Redbuds and Coonhounds

March 29, 2012 § 2 Comments

When the green dust covers the cars, there’s no denying it. My eyes, ears, and nose can’t ignore the change. I see the first redbuds on my street. The one I bought years ago for Jeff must have grown tall in our old yard by now, and I think of the mountains. I think of the old Louvin brothers song: Kentucky, you are the dearest land outside of Heaven to me. 
Kentucky, your laurels and your red bud trees. This is the time when the hills are still a mix of brown and pale green, only dots of pink and white can be seen in the woods and on the edge of the crumbling highways; the mountains are only just trying to come back. This is the place I feel spring fighting hardest.

Spring is not for cities, at least not for me. They have the steamy summer, heat rising off the pavement. Winter belongs to the concrete. Spring is half dead, half alive. It comes on slow, then bursts into a blanket of kudzu over the rock. It happens in the mountains, where my family began and ended.

Jeff and I fell in love with coonhounds in Kentucky when one wandered onto a trail near a friend’s house and went home with us as if she had always known us. That was Ruby. Now, in Durham, we have a crazy hound dog, named Annie. After eight years, she has finally learned to come home when she gets loose. She wedges her head through our iron gate, then slinks her body through somehow, like a snake, whenever she can’t fight her desire. For years, she would bark and run all around the neighborhood. She still does sometimes. The neighbors know her. Some will never forgive us. I always forgive her.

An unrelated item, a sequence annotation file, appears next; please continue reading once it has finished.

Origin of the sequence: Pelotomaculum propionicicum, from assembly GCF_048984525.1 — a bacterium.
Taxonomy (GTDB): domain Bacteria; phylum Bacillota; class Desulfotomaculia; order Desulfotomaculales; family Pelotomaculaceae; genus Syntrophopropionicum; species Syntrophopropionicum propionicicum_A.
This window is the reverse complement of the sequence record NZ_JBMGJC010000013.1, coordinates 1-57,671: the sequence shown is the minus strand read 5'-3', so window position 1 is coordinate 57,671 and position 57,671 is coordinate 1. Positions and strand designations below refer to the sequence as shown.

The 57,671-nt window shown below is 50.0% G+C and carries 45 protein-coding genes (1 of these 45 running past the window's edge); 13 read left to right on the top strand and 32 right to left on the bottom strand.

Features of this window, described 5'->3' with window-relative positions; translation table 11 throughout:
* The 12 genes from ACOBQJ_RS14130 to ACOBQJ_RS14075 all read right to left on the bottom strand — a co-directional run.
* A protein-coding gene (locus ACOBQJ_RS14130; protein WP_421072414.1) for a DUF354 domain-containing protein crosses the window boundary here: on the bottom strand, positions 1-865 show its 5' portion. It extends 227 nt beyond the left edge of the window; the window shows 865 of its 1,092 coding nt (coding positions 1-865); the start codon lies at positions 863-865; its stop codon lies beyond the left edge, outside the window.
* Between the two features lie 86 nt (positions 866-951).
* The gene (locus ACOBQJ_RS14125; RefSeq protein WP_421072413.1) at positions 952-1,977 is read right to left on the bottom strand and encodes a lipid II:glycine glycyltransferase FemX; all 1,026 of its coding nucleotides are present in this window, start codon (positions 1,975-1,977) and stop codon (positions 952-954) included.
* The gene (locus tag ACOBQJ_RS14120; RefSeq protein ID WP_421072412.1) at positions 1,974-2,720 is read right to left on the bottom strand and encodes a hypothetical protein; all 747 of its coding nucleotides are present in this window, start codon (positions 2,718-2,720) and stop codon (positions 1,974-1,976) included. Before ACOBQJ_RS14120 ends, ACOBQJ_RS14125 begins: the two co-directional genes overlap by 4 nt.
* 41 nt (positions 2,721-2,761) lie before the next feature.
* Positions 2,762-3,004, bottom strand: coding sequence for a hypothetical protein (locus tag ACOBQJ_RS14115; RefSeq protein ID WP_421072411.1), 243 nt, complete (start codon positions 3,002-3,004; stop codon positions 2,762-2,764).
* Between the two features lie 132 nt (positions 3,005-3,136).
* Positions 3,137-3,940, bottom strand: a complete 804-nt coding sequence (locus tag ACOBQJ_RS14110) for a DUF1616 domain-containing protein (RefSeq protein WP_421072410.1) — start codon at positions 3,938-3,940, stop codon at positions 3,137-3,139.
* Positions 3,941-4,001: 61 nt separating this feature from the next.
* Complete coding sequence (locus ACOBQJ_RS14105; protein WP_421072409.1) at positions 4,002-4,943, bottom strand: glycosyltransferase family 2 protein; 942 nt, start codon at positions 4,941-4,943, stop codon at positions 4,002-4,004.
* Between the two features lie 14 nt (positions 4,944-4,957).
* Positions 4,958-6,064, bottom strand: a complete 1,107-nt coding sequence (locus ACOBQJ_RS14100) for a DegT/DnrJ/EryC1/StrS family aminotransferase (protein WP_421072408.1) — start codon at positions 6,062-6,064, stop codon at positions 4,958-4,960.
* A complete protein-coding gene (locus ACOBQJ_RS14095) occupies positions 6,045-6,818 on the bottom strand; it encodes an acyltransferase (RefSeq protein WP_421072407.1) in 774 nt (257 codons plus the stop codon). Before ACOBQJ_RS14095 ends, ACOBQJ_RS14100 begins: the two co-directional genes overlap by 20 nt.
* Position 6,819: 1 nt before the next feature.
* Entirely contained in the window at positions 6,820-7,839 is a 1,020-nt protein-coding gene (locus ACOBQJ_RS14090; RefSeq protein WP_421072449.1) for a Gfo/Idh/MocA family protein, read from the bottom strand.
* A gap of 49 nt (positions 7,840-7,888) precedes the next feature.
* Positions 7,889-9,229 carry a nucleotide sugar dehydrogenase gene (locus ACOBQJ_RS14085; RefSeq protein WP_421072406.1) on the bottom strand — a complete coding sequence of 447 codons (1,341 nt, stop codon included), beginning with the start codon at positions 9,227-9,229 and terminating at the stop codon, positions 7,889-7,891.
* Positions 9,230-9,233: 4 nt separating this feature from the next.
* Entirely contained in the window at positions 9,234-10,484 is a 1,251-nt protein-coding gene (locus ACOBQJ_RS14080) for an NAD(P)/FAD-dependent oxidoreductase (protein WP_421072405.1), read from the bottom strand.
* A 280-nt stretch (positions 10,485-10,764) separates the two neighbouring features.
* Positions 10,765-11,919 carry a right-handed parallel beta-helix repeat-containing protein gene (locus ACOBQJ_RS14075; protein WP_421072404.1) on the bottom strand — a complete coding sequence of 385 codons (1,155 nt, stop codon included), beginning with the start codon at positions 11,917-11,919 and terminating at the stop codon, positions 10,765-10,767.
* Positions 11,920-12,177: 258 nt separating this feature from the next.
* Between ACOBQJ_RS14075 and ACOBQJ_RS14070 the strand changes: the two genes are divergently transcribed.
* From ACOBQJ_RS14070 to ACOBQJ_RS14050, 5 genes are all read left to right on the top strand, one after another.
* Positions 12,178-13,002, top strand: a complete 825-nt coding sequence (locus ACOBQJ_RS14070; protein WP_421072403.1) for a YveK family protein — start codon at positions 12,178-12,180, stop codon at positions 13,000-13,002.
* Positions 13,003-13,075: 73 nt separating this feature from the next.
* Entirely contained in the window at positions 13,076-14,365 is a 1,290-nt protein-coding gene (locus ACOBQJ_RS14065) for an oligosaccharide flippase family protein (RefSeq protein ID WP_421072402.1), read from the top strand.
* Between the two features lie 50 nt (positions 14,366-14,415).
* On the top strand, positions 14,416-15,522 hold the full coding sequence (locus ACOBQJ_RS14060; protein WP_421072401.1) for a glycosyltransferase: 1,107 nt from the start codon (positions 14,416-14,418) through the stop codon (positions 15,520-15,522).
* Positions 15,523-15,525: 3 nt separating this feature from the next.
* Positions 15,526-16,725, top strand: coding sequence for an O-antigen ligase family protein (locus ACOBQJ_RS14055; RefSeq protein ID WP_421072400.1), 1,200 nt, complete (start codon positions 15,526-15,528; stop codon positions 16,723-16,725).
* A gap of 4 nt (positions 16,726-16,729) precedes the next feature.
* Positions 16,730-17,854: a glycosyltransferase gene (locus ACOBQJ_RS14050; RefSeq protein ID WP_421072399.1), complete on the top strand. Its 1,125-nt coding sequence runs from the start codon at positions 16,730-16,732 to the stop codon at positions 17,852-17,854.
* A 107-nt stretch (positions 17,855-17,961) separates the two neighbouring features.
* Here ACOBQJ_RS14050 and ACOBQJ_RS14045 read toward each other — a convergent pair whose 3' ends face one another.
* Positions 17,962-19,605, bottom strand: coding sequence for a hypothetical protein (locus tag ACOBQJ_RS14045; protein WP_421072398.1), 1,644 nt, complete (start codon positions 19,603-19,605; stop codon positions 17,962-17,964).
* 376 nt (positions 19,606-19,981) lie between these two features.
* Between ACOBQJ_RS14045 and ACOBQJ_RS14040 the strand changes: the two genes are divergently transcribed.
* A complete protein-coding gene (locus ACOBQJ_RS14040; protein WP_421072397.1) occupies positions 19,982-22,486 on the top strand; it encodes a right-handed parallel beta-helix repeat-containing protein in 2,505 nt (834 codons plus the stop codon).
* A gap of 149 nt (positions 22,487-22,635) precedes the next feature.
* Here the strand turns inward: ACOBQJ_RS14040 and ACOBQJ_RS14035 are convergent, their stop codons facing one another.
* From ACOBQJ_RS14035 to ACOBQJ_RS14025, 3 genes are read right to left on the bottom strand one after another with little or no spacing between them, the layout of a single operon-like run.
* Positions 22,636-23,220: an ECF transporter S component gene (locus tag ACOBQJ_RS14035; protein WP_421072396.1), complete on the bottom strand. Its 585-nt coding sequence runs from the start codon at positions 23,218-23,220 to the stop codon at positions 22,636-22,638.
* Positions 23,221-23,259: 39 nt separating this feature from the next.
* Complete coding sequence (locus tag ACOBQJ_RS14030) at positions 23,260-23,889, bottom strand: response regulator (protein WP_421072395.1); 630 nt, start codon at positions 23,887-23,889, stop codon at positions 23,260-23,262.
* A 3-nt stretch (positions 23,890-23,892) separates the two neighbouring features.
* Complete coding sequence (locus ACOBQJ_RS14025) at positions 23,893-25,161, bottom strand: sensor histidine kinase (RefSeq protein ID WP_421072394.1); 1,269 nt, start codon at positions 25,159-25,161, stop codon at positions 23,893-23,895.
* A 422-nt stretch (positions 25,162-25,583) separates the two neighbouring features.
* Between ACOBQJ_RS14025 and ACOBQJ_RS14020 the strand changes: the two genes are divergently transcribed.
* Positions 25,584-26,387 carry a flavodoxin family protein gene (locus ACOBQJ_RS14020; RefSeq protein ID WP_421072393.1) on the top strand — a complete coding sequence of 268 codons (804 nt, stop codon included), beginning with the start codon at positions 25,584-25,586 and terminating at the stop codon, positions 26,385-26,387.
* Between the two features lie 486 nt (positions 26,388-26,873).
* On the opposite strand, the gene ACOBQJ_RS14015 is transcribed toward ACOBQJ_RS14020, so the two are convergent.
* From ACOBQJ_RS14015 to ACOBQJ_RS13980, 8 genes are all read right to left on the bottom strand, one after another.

I used to live on Kingdom Come Creek, a place that really exists. It is the realest place. Here, dogs run until they stop, and people stay close to creeks and rivers, close enough to touch the hillsides sometimes. I had a huge garden there, where my cat brought her kittens into the young bean plants to hunt a baby rabbit. I learned to make movies there too, where words and pictures might change the world.

My twenties are in Kentucky, along with a lot of people who don’t even age when I see them. My friend Katie still lives there. She used to do advertisements for the radio station I worked at, WMMT. She says Chevrolet in a way that sounds like Kentucky to me. I hear it when spring comes, when the Louvin brothers fade back in after the ad:  Kentucky, I will be coming soon


§ 2 Responses to Redbuds and Coonhounds

  • Steph, your writing pierces my inner being. Your words transform my world into yours. I feel like I have lived in Kentucky although it is one of the few southern states, I haven’t lived in. Keep writing. Does NPR still have the stories from southern writers like they used to have. check it out and let them share your work with their listeners around the country or better yet, compile them into your book of essays. Aunt Phyllis

    • stephwhet says:

      Thanks, Phyllis! I’m not sure what I will do with these, but I never thought of NPR. That’s a great idea. I’m glad you’re enjoying these. Thanks for reading!

Leave a Reply

Fill in your details below or click an icon to log in: Logo

You are commenting using your account. Log Out /  Change )

Google+ photo

You are commenting using your Google+ account. Log Out /  Change )

Twitter picture

You are commenting using your Twitter account. Log Out /  Change )

Facebook photo

You are commenting using your Facebook account. Log Out /  Change )


Connecting to %s

What’s this?

You are currently reading Redbuds and Coonhounds at stephwhet.


%d bloggers like this: